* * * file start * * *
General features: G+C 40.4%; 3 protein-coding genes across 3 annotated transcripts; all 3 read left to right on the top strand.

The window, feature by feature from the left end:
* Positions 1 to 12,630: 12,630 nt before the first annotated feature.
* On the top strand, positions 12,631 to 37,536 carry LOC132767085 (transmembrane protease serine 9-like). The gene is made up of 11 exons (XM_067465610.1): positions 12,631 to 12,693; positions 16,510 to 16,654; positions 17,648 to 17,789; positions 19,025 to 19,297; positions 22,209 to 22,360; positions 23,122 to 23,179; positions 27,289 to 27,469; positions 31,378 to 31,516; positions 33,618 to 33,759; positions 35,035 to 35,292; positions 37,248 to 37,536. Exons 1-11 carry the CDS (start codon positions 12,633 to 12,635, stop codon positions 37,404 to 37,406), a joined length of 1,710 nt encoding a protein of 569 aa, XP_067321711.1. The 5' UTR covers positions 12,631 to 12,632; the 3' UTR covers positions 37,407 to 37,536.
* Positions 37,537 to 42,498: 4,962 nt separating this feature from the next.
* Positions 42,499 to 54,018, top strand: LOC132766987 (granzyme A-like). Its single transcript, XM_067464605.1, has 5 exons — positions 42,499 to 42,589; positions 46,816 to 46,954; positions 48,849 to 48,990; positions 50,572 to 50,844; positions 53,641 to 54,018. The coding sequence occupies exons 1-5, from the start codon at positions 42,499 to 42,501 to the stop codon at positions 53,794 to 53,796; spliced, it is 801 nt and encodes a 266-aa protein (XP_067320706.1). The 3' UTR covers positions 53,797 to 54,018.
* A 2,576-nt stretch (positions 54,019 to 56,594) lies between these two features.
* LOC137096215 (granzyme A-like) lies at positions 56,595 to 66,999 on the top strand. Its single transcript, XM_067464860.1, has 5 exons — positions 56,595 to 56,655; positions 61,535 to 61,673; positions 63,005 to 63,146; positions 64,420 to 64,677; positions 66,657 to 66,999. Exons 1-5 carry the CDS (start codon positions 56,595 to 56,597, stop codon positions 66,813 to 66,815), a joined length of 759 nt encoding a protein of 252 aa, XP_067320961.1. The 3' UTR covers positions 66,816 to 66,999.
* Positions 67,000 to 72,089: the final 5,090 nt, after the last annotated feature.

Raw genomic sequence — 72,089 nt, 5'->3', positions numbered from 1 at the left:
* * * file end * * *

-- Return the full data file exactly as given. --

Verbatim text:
General features: G+C 40.4%; 3 protein-coding genes across 3 annotated transcripts; all 3 read left to right on the top strand.

The window, feature by feature from the left end:
* Positions 1 to 12,630: 12,630 nt before the first annotated feature.
* On the top strand, positions 12,631 to 37,536 carry LOC132767085 (transmembrane protease serine 9-like). The gene is made up of 11 exons (XM_067465610.1): positions 12,631 to 12,693; positions 16,510 to 16,654; positions 17,648 to 17,789; positions 19,025 to 19,297; positions 22,209 to 22,360; positions 23,122 to 23,179; positions 27,289 to 27,469; positions 31,378 to 31,516; positions 33,618 to 33,759; positions 35,035 to 35,292; positions 37,248 to 37,536. Exons 1-11 carry the CDS (start codon positions 12,633 to 12,635, stop codon positions 37,404 to 37,406), a joined length of 1,710 nt encoding a protein of 569 aa, XP_067321711.1. The 5' UTR covers positions 12,631 to 12,632; the 3' UTR covers positions 37,407 to 37,536.
* Positions 37,537 to 42,498: 4,962 nt separating this feature from the next.
* Positions 42,499 to 54,018, top strand: LOC132766987 (granzyme A-like). Its single transcript, XM_067464605.1, has 5 exons — positions 42,499 to 42,589; positions 46,816 to 46,954; positions 48,849 to 48,990; positions 50,572 to 50,844; positions 53,641 to 54,018. The coding sequence occupies exons 1-5, from the start codon at positions 42,499 to 42,501 to the stop codon at positions 53,794 to 53,796; spliced, it is 801 nt and encodes a 266-aa protein (XP_067320706.1). The 3' UTR covers positions 53,797 to 54,018.
* A 2,576-nt stretch (positions 54,019 to 56,594) lies between these two features.
* LOC137096215 (granzyme A-like) lies at positions 56,595 to 66,999 on the top strand. Its single transcript, XM_067464860.1, has 5 exons — positions 56,595 to 56,655; positions 61,535 to 61,673; positions 63,005 to 63,146; positions 64,420 to 64,677; positions 66,657 to 66,999. Exons 1-5 carry the CDS (start codon positions 56,595 to 56,597, stop codon positions 66,813 to 66,815), a joined length of 759 nt encoding a protein of 252 aa, XP_067320961.1. The 3' UTR covers positions 66,816 to 66,999.
* Positions 67,000 to 72,089: the final 5,090 nt, after the last annotated feature.

Raw genomic sequence — 72,089 nt, 5'->3', positions numbered from 1 at the left: